The Eurofighter Typhoon is a state-of-the-art combat aircraft. BAE Systems has been working with other leading aerospace companies to make sure the Eurofighter Typhoon is unparalleled in design and performance.
The company needed a new test suite for more efficient RF cable characterization within major units of the aircraft. These units, produced at BAE Systems Samlesbury, have high-performance coaxial cables that require testing prior to delivery to ensure that no damage has occurred during installation. Every cable has a different operating frequency, cable length, and routing characteristics, and each of these characteristics impacts performance.
The original method required specialist engineers to conduct testing, but this was expensive, and it limited testing to a small window of time. However, a system in which shop operators conducted the tests would mean more flexibility for production, and the ability to conduct 24-hour-a-day, seven-day-aweek testing.
BAE Systems consulted with TBG Solutions of Sheffield, UK (www.tbgsolutions.com) to define the parameters needed for a more effective test system. The operators, who may have little RF engineering knowledge, would need to conduct all testing requirements for the three product areas. The system would have to automate the test equipment setup routines and test each product fully, including individually testing each cable as required. A system had to be developed that also would implement phase matching and that BAE Systems could easily update for growth. Finally, they wanted the system to use the existing Anritsu scalar analyzer, and the equipment needed to meet strict security requirements for use with potentially sensitive information.
The test system has four major components: the PXI controller, a vector measurement system, the existing Anritsu network analyzer, and the software. The controller communicates with the Anritsu network analyzer through its GPIB interface. This helps the operator measure scalar quantities, such as standing wave ratio and transmission loss, in addition to vector quantities such as phase difference. NI LabVIEW graphical programming software from National Instruments (Austin, TX), along with several LabVIEW toolkits, was used to develop the application.
With NI tools, the new phase-matching, data-capture software was developed. The software was then customized for this particular application. Additionally, advanced custom analysis functions were created to manipulate the incoming data set for comparison against test procedure requirements.
The system consists of two main sections: the PXI chassis, which contains the vector analyzer, and the GPIB interface to the scalar system. The PXI technologies were assembled in the NI PXI- 1045 chassis to create a vector analyzer, which helps operators accurately measure the phase difference between two RF cables in the gigahertz range. The operators connect the cables under test across the two switch cards to minimize any difference in switching path lengths between the two units. The test frequencies are in the gigahertz range, and any delay introduced by either of the switch cards can result in inaccurate measurements.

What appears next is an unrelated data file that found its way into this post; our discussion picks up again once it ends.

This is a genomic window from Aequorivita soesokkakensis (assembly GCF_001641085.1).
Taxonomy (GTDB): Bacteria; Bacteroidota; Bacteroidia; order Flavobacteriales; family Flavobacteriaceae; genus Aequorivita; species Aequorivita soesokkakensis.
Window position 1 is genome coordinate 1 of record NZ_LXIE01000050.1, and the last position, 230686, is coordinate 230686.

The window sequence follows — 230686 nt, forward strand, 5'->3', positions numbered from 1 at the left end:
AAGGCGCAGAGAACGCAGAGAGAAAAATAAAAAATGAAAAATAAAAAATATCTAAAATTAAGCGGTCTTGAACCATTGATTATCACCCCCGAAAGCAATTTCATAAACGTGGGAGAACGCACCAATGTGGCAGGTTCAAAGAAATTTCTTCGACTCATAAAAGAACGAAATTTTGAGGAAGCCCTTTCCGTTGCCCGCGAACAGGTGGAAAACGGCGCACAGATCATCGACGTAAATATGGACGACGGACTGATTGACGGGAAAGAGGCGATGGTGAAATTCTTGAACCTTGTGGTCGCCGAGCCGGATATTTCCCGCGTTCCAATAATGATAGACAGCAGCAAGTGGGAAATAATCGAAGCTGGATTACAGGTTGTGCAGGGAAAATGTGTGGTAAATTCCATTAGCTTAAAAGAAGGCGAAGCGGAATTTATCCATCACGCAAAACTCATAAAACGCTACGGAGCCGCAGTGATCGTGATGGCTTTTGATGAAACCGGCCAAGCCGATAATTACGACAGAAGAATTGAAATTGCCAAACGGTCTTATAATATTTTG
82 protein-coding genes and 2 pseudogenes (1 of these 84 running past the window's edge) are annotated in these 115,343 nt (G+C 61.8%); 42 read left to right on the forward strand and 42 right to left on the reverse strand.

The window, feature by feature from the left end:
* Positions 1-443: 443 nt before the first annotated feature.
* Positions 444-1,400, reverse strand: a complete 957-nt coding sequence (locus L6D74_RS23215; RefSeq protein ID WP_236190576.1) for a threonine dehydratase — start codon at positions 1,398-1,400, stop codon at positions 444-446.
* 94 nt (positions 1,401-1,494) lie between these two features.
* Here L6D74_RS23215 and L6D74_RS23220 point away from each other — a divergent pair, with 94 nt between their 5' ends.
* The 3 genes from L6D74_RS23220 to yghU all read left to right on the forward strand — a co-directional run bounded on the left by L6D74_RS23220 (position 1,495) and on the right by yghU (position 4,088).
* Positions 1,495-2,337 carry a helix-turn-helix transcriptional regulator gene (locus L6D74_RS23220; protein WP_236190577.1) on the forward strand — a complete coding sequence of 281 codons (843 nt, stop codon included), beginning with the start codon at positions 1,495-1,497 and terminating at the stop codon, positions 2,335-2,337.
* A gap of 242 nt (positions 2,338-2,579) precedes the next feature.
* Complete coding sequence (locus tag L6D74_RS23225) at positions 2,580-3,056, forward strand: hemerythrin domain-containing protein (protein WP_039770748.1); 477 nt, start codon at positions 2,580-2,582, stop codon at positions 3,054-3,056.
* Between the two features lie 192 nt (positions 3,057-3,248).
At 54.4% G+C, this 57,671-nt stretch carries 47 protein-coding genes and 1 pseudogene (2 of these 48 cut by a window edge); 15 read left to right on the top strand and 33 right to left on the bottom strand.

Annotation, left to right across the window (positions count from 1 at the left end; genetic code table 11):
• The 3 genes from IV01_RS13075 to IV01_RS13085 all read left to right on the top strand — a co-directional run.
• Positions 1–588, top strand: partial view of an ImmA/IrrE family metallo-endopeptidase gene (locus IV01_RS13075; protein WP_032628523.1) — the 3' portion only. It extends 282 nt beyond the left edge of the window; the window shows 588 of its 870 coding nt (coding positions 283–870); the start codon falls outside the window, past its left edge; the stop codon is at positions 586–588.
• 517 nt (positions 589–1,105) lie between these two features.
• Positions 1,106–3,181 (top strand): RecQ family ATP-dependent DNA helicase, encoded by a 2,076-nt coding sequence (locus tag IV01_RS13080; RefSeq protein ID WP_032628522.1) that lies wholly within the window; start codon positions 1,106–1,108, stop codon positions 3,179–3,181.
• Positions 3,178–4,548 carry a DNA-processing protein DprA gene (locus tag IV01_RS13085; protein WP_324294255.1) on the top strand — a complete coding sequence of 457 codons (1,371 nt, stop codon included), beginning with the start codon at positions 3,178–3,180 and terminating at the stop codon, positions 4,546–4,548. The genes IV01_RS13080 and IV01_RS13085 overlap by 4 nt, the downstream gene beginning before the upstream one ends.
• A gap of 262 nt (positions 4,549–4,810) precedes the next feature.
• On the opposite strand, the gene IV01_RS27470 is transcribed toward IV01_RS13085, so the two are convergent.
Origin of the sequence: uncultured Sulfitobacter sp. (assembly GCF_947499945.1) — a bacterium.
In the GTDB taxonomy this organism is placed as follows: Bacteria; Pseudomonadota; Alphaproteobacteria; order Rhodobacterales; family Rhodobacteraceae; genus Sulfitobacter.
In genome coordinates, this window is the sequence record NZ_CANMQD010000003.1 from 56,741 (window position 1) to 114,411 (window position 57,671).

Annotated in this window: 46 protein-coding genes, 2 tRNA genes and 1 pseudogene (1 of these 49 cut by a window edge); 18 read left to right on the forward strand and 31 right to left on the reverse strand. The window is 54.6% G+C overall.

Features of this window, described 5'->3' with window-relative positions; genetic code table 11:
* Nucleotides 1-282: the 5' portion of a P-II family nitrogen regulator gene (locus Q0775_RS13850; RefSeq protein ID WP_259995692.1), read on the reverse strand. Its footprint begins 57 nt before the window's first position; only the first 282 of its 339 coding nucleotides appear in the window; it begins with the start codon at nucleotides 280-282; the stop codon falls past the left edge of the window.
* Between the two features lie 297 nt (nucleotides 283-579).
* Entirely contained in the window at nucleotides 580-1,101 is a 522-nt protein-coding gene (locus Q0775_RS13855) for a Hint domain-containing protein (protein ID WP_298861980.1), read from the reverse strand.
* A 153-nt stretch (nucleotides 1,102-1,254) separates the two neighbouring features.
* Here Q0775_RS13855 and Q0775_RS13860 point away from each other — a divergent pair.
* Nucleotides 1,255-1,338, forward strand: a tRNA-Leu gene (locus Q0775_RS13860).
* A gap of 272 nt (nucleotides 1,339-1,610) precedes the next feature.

Because the system is for operators with limited knowledge of RF engineering, it was essential that the system display the right information for the operator to make the correct cable connections without displaying redundant details. This was achieved by using picture rings to illustrate the setup, calibration, and testing steps. These pictures show operators exactly what to connect and where.
The test system also must determine when a system calibration is required. Several test-sequence iterations were attempted to ensure that calibrations were kept to a minimum because they have an adverse effect on test duration. With the resulting sequence, operators can batch test cables at the same frequencies, as long as there are no physical restrictions due to the design of the aircraft.
The vector analyzer was controlled through the GPIB interface to conduct all calibration and test routines without operator interference. This was particularly difficult because the analyzer was in constant use and could not be released for off-site work. The control VIs (virtual instruments) were developed off-site and commissioned on-site when production program time allowed.
Using the LabVIEW Report Generation Toolkit for Microsoft Office, operators can record the results in Excel documents. With these results, aircraft inspectors can see quickly and easily the overall result and keep the graphical detail sheets for future reference.
This article was written by Alastair Kane of TBG Solutions, using National Instruments products. For more information, Click Here